There’s nothing TheEye enjoys more than unearthing a true, thoroughbred eccentric and, in every sense, she struck gold with Gerry Dalton and his amazingly imagined version of Pompeii. Hidden from the world in a ground floor flat in West London, Gerry worked on hundreds of miniature buildings and collages and a long wall of sculptures. Thanks to her friend, artist Richard Wentworth, who shares TheEye‘s appreciation of the not quite normal and otherworldly, there are many people entering Gerry’s ‘magic kingdom’.
Nothing prepares you for the extraordinary interior of Gerry’s flat. Every room is crammed with toddler height replicas of iconic buildings, homemade from concrete and wood. Gerry created his own fantasy world, which, as it grew, began spilling out onto the garden and beyond, to the banks of the Grand Union Canal. In cold weather he would work inside, painting pictures for his walls and modelling some of London’s iconic buildings – Hampton Court Palace (made with a hammer, chisel and a saw – the only tools he had), St Paul’s Cathedral which stands next to a brutalist tower block (according to Gerry, ‘this was a bit of a difficult one to do”), Buckingham Palace fills an entire bow window and Windsor Castle takes up half of a back bedroom. Admittedly the rooms aren’t large.
According to a neighbour, ‘Gerry was not only a beautiful and lovely man who made our street a rich and loving place to be but an artistic genius of a remarkable and coherent vision, who brought out of nothingness a magical world – portraying the subconscious and the dreams of history itself.”
Being poorly educated, it was up to Gerry to go to museums and galleries to acquire knowledge about history, architecture and art, which he did with great passion. He credits an early local employer, Colonel Harry Rice, a rich, retired bon vivant with a taste for landscape gardening, who he worked for as a handyman and assistant gardener. ‘Colonel Rice’, he said in an interview, ‘inspired me, he really did’. He knew the names of famous military heroes, poets and even Roman emperors. Many of his ideas came from museums and watching the Trooping of the Colour at Buckingham Palace. He was a magpie for objects that could be incorporated into his sculptures – toy parts, doorknobs, bits of wallpaper samples – really anything that caught his eye). Almost every inch of space is put to creative use. Shelves are crammed with figurines and plastic busts, repainted and labelled. On the walls are hundreds of collages constructed from reproductions of historical paintings.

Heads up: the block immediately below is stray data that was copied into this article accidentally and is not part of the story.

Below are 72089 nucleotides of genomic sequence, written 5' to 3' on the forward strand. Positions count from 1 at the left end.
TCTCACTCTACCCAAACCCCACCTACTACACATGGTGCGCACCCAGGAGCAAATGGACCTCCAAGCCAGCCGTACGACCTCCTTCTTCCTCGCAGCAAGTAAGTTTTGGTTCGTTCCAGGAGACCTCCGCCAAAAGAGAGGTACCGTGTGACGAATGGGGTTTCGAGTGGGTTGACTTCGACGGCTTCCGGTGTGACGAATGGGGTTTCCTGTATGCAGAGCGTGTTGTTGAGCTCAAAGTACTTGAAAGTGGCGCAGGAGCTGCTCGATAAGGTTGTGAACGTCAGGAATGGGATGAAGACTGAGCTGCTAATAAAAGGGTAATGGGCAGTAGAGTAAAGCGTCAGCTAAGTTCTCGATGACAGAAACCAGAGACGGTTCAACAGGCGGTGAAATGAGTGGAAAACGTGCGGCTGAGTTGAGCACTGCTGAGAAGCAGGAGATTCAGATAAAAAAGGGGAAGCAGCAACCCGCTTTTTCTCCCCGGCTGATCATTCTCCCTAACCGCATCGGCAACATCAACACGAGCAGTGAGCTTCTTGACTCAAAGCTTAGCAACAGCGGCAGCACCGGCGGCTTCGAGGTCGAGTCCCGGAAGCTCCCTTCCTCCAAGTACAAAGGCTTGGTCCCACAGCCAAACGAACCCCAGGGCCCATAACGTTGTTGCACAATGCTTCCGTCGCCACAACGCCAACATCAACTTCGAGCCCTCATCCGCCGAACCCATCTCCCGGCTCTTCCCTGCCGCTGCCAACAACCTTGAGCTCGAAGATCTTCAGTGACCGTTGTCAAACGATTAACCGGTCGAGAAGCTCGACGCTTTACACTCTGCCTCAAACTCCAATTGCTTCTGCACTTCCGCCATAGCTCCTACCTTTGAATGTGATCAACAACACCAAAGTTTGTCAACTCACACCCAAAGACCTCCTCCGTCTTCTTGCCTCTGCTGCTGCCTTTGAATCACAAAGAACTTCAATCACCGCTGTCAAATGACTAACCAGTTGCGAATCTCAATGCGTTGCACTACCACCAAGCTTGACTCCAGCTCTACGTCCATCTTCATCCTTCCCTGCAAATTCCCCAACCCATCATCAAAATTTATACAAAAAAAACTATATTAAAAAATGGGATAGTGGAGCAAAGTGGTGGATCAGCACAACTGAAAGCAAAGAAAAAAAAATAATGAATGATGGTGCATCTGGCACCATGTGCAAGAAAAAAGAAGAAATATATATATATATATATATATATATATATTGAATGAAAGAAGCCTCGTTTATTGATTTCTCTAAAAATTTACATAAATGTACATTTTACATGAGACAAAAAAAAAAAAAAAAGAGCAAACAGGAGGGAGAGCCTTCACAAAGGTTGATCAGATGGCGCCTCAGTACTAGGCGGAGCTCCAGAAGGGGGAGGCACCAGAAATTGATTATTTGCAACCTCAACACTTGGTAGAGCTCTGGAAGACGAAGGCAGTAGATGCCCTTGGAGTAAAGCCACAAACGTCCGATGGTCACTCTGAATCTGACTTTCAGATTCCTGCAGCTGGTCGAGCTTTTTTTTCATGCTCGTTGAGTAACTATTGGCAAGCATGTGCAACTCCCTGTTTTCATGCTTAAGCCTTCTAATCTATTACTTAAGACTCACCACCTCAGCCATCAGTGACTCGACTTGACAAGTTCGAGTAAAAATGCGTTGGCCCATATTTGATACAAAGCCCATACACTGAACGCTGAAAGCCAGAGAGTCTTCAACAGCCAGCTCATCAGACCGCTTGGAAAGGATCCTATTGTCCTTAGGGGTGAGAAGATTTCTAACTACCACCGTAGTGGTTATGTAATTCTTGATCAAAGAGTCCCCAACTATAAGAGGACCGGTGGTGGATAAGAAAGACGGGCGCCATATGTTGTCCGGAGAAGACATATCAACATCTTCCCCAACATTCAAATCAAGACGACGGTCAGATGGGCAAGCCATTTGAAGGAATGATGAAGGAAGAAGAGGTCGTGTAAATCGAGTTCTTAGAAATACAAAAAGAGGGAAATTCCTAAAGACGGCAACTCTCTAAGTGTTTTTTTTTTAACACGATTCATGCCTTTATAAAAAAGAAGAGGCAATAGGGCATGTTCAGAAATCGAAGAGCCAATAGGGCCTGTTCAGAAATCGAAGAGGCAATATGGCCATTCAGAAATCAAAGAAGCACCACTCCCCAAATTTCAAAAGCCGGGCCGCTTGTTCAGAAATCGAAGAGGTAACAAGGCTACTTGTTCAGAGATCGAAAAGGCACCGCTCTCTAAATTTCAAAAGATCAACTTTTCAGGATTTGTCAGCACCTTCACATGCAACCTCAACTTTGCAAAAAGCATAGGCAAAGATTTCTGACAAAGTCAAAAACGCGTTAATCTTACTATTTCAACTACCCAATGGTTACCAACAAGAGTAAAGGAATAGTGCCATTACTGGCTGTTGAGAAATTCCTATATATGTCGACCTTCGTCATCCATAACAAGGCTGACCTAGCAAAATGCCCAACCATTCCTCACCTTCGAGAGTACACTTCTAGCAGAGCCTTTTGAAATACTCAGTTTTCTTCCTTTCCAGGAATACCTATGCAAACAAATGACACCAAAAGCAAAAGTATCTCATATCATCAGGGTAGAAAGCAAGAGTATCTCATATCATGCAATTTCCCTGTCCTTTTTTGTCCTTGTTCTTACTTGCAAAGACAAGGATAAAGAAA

Many people notice Gerry’s garden, which can be seen from the towpath running beside the Grand Union Canal with the backdrop of Trellick Tower looming against the horizon.
This miniature sculpture park is hard to miss, paths lined with statues of subjects including Jonathan Swift, Napoleon and Oliver Cromwell. But the people had no idea about who Gerry was or the statues’ significance.
It became more of a landmark to walkers by and passing boats.
A small courtyard leads out of the basement door, with a brick wall painted red, shrubs, a palm tree and brightly coloured flowers. But it’s the 60-foot long towpath which Gerry cleared when he moved into the flat that is so remarkable. When he moved into Hormead Road, the canal bank was a dumping ground for old mattresses, bottles and a mountain of garbage. It took him six months to clear and dispose of the mess and level off the ground.
A local builder provided the sand and cement. Gerry plastered the wall which he embellished with decorative tiles, crystal doorknobs, plaques and bric-brac found in Goldborne Market. This is where there is the line up of Gerry’s hand-made statues, fabricated with concrete in a line rather like tall chess pieces.
Gerry’s work is hard to pigeon hole and the art world is very pernickety about labels – According to Alys Fowler in the Guardian ‘it’s part outsider art’ (whatever that really means,) ‘part folk art, and wholly his own. He created an elaborate and visionary sense of place from very little in terms of both space and material…his work is intricate, puzzling and utterly joyous’.
Gerry died in August aged 83.
There is now a campaign (gerryspompeii.com) to save the artworks and to preferably keep them together in their ‘home’. But time is about to run out. The housing association that owns Gerry’s flat is about to repossess the property and the only slim hope is to raise the money to buy it. Charles Saumarez Smith, until recently chief executive of the Royal Academy of Arts, visited Gerry’s flat and called it ‘a folk version of The National Portrait Gallery. Many visiting artists and those prominent in the arts have been equally awestruck.
TheEye adds her name to this list.